Puppies are *hard work* and take a lot of patience and daily dedication, training, care and love. There are no shortcuts and the biggest misunderstandings (and problems!) tend to arise because people have expectations of what and how fast a young puppy or adolescent can learn and retain that far outmatch a dog's actual ability. So people see normal behaviour as a problem. It isn't, it is just one of the very long list of things that take time when owning a dog. I cannot emphasise enough how difficult and time consuming a puppy can be -- yes, wonderful and sweet and adorable too, but they are *very hard work*. Most people who once had puppies forget this, or who have never had puppies don't realise it. Unlike kitens, which are housetrained almost instantly to a litter box and are very indpendent from the start, puppies need almost constant supervision and interaction and generally take weeks or months to housetrain for example.

Puppies can be incredibly rewarding but many of us who have had them once or twice stick to young or older adults thereafter! :lol: Last puppy I had was almost 6 years ago (Jaspar) and I still do not know if I'd ever want a young puppy again. I say that just to underline that frustrations are normal (but the way to deal with them as with toddlers, is to start counting backward from 20 and then take a few deep breaths :) ), and that though a pup may seem to have learned some things quickly, all learning is on a long timeline and puppies under 6 months really need to be play-trained -- where we keep in mind that they are just kids getting the hang of things, not dogs ready for obedience competitions. They will be able for serious learning as you build on this fun base of gentle expectations and positive encouragement.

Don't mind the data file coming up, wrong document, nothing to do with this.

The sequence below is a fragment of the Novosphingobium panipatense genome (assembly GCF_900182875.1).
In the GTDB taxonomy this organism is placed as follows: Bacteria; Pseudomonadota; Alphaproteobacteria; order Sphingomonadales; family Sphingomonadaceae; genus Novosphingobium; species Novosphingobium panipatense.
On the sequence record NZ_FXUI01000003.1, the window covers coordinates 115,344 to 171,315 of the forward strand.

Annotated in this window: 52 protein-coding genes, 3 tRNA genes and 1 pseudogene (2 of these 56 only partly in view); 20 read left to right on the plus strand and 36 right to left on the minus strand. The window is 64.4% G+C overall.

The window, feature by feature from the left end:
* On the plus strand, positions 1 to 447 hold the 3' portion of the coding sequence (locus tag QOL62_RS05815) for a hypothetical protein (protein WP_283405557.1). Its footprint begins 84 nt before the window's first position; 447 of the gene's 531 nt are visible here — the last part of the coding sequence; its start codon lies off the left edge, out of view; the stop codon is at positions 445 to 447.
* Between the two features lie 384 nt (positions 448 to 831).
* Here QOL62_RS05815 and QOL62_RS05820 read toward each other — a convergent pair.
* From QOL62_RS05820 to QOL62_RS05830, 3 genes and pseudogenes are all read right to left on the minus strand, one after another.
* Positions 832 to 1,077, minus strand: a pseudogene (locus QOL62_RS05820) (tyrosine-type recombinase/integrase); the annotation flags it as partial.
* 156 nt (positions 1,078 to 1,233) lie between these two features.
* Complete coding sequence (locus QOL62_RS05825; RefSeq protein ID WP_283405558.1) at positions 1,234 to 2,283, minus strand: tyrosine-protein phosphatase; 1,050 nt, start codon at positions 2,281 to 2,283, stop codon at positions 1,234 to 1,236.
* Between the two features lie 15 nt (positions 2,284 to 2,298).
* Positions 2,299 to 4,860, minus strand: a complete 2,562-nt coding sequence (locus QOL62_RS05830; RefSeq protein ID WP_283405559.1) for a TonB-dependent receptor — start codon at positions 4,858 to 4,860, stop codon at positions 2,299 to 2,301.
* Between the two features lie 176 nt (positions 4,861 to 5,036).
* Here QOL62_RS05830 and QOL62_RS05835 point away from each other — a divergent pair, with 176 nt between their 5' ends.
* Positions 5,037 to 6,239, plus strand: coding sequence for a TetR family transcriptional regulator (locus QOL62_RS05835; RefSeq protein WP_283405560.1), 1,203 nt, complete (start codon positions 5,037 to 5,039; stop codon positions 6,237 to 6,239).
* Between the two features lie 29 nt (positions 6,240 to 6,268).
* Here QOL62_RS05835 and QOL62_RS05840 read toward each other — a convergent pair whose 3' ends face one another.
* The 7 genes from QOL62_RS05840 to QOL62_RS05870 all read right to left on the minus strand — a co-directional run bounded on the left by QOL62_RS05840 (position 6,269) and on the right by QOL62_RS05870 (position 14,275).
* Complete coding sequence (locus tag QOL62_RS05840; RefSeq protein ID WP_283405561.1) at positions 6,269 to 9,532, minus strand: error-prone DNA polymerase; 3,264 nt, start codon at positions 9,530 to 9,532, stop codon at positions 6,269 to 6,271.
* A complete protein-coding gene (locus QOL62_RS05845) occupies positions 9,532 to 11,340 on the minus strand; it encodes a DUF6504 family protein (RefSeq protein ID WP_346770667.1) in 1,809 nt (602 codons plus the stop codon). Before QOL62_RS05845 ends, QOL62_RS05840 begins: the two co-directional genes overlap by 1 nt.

Misty is also right that there's a difference between reward and lack of structure and expectation. Reward the behaviour you want and don't accidentally reward unwanted behaviour by reacting to a puppy that whines and is demanding. Even a young puppy needs rules to help him learn good manners. :thmbsup:

You can great starter advice by reading these articles:

http://board.cavaliertalk.com/showthread.php?t=25333